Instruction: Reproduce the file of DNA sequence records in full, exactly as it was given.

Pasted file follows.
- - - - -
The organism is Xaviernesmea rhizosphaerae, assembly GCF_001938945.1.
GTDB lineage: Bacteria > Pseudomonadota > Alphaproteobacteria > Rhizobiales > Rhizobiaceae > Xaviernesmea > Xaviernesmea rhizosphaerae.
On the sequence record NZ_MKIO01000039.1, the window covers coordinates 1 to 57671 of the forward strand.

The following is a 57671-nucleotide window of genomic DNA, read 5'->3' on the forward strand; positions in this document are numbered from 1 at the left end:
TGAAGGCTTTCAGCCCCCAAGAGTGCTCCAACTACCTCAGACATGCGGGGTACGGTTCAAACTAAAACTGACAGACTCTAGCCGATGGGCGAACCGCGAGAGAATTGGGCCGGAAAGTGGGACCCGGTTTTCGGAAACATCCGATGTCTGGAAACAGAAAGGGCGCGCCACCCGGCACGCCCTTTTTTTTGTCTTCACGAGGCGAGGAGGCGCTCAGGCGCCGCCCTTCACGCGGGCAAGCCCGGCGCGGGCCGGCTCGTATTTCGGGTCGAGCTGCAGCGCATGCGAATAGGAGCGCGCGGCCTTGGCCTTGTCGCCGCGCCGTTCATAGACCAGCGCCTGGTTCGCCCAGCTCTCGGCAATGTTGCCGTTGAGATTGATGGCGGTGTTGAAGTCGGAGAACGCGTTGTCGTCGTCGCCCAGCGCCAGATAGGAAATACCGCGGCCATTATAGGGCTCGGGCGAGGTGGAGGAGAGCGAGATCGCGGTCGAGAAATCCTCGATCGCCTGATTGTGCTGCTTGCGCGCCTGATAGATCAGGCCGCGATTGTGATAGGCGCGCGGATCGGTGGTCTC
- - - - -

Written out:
The organism is Xaviernesmea rhizosphaerae, assembly GCF_001938945.1.
GTDB lineage: Bacteria > Pseudomonadota > Alphaproteobacteria > Rhizobiales > Rhizobiaceae > Xaviernesmea > Xaviernesmea rhizosphaerae.
On the sequence record NZ_MKIO01000039.1, the window covers coordinates 1 to 57671 of the forward strand.

The following is a 57671-nucleotide window of genomic DNA, read 5'->3' on the forward strand; positions in this document are numbered from 1 at the left end:
TGAAGGCTTTCAGCCCCCAAGAGTGCTCCAACTACCTCAGACATGCGGGGTACGGTTCAAACTAAAACTGACAGACTCTAGCCGATGGGCGAACCGCGAGAGAATTGGGCCGGAAAGTGGGACCCGGTTTTCGGAAACATCCGATGTCTGGAAACAGAAAGGGCGCGCCACCCGGCACGCCCTTTTTTTTGTCTTCACGAGGCGAGGAGGCGCTCAGGCGCCGCCCTTCACGCGGGCAAGCCCGGCGCGGGCCGGCTCGTATTTCGGGTCGAGCTGCAGCGCATGCGAATAGGAGCGCGCGGCCTTGGCCTTGTCGCCGCGCCGTTCATAGACCAGCGCCTGGTTCGCCCAGCTCTCGGCAATGTTGCCGTTGAGATTGATGGCGGTGTTGAAGTCGGAGAACGCGTTGTCGTCGTCGCCCAGCGCCAGATAGGAAATACCGCGGCCATTATAGGGCTCGGGCGAGGTGGAGGAGAGCGAGATCGCGGTCGAGAAATCCTCGATCGCCTGATTGTGCTGCTTGCGCGCCTGATAGATCAGGCCGCGATTGTGATAGGCGCGCGGATCGGTGGTCTC